The triumph of the far right, alarming enough in itself, could also see the destruction of judicial checks upon political power
Wed 2 Nov 2022
In some ways, Tuesday’s election looked drearily familiar to voters in Israel – inevitably so, as the fifth in less than four years. Once again, it was fought to a large degree on whether Benjamin Netanyahu, still on trial for corruption, is fit for office. The official results will not be declared until next week, and tiny shifts in votes could push smaller parties over the threshold for representation, which can be critical in the usually drawn out process of coalition-building. Nonetheless, it seems extremely likely that Mr Netanyahu will be back as prime minister once more, with a small majority in the 120-seat Knesset, after a brief interregnum.
Yet the results so far are also deeply shocking. They mark the triumph of the racist far right, in the form of Mr Netanyahu’s Religious Zionist allies, who want the deportation of “disloyal” Palestinian citizens of Israel and the annexation of the occupied West Bank. They are not only Mr Netanyahu’s partners, but his creation: he brought three far-right parties on to the same slate, welcoming them into the mainstream. Itamar Ben-Gvir, second on the list, is an anti-Arab former follower of the banned Kach terrorist group, with a conviction for inciting racism. Until his 2019 Knesset run, he had a picture of Baruch Goldstein – who massacred 29 Muslim worshippers in Hebron – in his living room. For years he was politically untouchable. Thanks to Mr Netanyahu, he now dominates the third-largest political force in Israel, and is expected to become a senior minister.
The Biden administration has rightly made it clear that it wants nothing to do with Mr Ben-Gvir. Mr Netanyahu appears unfazed, doubtless counting on a Republican resurgence and Donald Trump’s return in 2024, and the unlikelihood of Washington taking the kind of action that might make Likud think again in the meantime.
“The results confirm that we have no partner in Israel for peace,” said Mohammad Shtayyeh, prime minister of the Palestinian Authority. The choice between the right and the “government of change” led by the centrist incumbent Yair Lapid – an unwieldy anti-Netanyahu coalition, which replaced him for a year before collapsing – was like that between Pepsi and Coca-Cola, he suggested.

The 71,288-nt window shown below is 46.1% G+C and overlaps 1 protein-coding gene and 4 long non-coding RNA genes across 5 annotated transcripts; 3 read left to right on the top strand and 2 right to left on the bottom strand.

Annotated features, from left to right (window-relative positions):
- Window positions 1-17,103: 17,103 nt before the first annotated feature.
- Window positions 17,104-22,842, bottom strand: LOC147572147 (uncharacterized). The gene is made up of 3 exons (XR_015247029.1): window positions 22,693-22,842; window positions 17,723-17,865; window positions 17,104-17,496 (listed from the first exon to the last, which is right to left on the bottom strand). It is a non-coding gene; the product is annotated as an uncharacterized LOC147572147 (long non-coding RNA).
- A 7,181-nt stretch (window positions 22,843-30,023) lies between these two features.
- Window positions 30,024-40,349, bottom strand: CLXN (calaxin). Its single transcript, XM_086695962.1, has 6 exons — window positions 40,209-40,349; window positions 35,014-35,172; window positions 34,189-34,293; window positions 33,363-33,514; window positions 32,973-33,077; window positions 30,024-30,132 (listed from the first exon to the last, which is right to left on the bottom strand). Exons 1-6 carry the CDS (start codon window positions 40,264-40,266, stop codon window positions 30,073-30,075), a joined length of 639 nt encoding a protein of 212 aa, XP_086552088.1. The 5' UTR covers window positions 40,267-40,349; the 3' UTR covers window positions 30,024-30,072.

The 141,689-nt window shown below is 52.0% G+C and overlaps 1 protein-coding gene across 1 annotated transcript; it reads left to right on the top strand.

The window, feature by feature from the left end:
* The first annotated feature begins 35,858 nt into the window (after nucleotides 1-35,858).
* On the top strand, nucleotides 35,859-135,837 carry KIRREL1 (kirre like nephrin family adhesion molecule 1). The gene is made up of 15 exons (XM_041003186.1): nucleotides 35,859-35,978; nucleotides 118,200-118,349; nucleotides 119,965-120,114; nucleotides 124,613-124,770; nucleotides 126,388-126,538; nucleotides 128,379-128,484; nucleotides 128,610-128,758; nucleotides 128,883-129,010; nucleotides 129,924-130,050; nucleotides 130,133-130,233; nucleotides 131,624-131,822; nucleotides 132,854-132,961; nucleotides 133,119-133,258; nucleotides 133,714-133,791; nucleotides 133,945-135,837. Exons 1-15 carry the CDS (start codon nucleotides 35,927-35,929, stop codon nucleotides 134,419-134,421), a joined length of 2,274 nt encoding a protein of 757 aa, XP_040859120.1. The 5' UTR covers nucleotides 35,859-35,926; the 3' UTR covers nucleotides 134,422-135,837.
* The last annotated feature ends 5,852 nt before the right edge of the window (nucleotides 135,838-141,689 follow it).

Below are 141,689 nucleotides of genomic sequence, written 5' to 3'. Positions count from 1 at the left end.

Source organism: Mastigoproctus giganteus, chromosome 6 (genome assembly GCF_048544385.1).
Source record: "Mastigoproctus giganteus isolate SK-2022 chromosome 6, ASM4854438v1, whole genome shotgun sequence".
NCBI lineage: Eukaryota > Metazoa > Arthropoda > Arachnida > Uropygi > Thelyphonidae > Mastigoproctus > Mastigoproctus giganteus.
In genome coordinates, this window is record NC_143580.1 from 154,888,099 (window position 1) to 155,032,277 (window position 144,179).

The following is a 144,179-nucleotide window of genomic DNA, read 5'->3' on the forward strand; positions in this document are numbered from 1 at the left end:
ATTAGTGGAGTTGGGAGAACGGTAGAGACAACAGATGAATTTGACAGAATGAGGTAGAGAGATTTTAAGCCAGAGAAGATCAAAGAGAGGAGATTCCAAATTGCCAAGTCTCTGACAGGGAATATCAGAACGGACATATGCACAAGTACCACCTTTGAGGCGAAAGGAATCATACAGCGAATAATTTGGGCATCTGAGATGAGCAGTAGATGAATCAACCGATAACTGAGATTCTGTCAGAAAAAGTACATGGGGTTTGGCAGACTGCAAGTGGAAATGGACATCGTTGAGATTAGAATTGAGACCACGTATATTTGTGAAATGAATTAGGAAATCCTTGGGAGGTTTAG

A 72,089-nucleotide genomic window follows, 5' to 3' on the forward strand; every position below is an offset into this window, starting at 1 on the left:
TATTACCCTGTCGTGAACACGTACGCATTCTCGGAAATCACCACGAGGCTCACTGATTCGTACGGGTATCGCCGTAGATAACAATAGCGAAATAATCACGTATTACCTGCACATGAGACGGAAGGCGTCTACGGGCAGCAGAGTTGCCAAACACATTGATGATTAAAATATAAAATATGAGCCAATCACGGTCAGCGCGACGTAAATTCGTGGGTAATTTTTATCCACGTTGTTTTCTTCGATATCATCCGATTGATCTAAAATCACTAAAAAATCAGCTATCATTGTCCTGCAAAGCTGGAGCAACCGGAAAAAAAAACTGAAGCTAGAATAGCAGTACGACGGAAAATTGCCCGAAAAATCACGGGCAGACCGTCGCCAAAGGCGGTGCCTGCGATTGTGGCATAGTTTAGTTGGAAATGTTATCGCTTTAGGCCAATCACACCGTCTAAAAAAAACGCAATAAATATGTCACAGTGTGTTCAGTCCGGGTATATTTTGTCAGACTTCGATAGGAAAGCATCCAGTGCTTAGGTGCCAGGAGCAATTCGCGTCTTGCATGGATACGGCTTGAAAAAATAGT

That view may not last. This could mark a turning point for Israel’s democracy, and especially its judiciary, with grim and dramatic repercussions. The Religious Zionists and Likud share one key interest: to rein in the supreme court and other democratic safeguards, such as the attorney general’s power and independence. Mr Netanyahu wants his legal problems to vanish. Allowing the legislature to select supreme court justices and override the judiciary, so that unconstitutional laws can be passed, also opens the door to an extreme agenda of land grabs, changes to the rules of engagement for soldiers, and other abuses.
Mr Ben-Gvir’s very popularity, however necessary to Likud’s leader, is likely to alarm him too. Mr Netanyahu may not be able to restrain the force he created. His political partners have always lived to regret their dealings. But for that very reason, he is out of other options. And a more ideologically cohesive government should be easier to manage than his previous incoherent coalitions. This is a truly frightening moment. The country’s increasingly rightwing electorate has picked a government likely to pursue an extreme and authoritarian trajectory, trampling over the lives of Palestinians and the democratic safeguards of Israel.
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